“For one thing, I’ve always had a lot of energy. Ever since I was little, my mind and body were active and I couldn’t stand sitting around. Even today, I’m constantly moving. Purgatory for me would be spending twenty-four hours with nothing to do but to be alone with my thoughts. I do a lot of thinking when I’m out walking, riding horses, or fishing, and at mealtime debating and discussing ideas with others. (This might explain why I used to have a problem with the popular view of heaven. Sitting around on a cloud playing the harp all day always seemed more like hell to me!)”
“I also keep my sights set on the future and don’t spend much time dwelling on the past. I’ve had some tough experiences as a child and have had my share of business and personal setbacks, but sitting around thinking about them isn’t going to change anything. Someone once said that I was a good winner but a better loser. When I have a setback, I put it behind me as fast as I can and keep moving. I don’t play golf but I compare the way I respond to disappointments to the way a golfer does after he hits his drive into the water. He doesn’t walk down to the pond, dive in, dig out his ball, examine the ball, and ponder what happened. Instead, he takes another ball out of his bag, tees it up, and keeps on playing.”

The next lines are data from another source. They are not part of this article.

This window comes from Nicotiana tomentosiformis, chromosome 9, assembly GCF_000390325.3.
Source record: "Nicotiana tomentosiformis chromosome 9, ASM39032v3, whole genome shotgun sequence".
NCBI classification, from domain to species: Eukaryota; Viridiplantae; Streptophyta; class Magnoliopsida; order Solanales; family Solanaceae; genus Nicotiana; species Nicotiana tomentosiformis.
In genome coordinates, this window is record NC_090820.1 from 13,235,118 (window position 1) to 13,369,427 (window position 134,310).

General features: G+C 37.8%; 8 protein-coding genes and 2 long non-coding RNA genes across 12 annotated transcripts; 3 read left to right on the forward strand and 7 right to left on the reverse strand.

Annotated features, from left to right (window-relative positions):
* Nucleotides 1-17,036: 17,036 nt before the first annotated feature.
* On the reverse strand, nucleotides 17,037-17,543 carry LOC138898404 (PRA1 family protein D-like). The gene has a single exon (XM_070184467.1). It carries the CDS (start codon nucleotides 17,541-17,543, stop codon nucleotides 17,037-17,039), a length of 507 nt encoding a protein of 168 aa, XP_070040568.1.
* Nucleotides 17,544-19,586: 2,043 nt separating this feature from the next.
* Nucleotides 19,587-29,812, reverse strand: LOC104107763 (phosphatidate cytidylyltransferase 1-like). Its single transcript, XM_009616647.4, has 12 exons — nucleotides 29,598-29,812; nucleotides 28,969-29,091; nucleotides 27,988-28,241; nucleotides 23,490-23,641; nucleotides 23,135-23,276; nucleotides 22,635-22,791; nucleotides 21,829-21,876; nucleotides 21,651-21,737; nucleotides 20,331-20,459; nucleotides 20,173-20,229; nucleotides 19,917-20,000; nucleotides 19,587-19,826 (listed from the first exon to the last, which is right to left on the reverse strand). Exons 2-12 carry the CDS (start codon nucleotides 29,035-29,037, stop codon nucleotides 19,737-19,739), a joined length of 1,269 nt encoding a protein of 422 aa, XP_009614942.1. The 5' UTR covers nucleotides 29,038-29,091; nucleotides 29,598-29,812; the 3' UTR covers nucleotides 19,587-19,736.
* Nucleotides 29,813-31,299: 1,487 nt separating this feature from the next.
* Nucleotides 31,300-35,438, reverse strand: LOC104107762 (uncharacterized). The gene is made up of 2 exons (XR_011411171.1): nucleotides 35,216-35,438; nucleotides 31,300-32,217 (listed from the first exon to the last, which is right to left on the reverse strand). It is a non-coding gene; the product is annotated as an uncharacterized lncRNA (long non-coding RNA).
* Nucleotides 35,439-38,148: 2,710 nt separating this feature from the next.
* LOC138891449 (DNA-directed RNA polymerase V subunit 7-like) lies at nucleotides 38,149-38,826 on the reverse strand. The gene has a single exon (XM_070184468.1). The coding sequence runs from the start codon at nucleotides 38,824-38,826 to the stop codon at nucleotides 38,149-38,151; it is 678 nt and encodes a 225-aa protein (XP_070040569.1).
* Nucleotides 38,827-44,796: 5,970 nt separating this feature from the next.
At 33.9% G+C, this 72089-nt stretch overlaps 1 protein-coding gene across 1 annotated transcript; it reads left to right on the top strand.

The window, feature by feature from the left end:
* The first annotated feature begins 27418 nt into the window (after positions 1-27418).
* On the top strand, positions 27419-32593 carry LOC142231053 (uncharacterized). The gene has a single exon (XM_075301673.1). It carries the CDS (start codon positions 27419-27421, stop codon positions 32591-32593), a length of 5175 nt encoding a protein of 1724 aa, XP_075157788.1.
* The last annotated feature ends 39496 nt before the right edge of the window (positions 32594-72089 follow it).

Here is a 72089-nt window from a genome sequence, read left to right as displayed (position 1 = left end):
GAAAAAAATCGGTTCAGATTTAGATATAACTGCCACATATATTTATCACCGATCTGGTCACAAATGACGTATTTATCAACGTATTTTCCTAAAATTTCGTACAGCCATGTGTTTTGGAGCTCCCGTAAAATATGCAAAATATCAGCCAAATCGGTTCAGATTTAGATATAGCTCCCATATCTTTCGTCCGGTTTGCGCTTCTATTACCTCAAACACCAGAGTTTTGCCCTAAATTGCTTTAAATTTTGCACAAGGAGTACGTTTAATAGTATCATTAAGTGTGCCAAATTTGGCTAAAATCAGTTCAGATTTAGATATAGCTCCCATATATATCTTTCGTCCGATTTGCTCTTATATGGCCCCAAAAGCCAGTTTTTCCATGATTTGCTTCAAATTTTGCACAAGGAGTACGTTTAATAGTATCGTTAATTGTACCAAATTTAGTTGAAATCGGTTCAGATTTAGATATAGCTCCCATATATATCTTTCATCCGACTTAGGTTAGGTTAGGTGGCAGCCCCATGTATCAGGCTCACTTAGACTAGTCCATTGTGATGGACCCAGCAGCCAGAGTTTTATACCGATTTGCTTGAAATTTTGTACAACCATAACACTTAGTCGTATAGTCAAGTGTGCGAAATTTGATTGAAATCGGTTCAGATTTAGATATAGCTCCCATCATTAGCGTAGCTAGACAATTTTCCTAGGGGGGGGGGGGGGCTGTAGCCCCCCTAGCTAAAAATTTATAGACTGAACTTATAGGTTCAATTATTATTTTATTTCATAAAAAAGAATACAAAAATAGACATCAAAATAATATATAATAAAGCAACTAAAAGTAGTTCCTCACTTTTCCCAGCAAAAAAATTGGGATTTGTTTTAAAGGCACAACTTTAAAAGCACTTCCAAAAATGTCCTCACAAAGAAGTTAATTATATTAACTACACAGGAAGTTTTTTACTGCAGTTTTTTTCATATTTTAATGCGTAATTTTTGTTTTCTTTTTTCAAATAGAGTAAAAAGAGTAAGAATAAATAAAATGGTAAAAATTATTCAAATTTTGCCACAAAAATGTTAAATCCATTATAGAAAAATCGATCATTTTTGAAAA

“For one thing, I go to great lengths to be efficient with my time and try to make the most of every minute of every day. When I run meetings, they start on time. A lot of that came from my father and punctuality was stressed at McCallie and the Coast Guard. For much of my career, I didn’t even waste time getting to and from work. There were long stretches when I spent most of my weeknights sleeping in my office, and later, when I could afford to, I built an apartment on the top floor of CNN. So when millions of Atlanta drivers were wasting their time sitting in traffic, my commute was nothing more than walking up a flight of stairs, and I had that much more productive time to work every day.”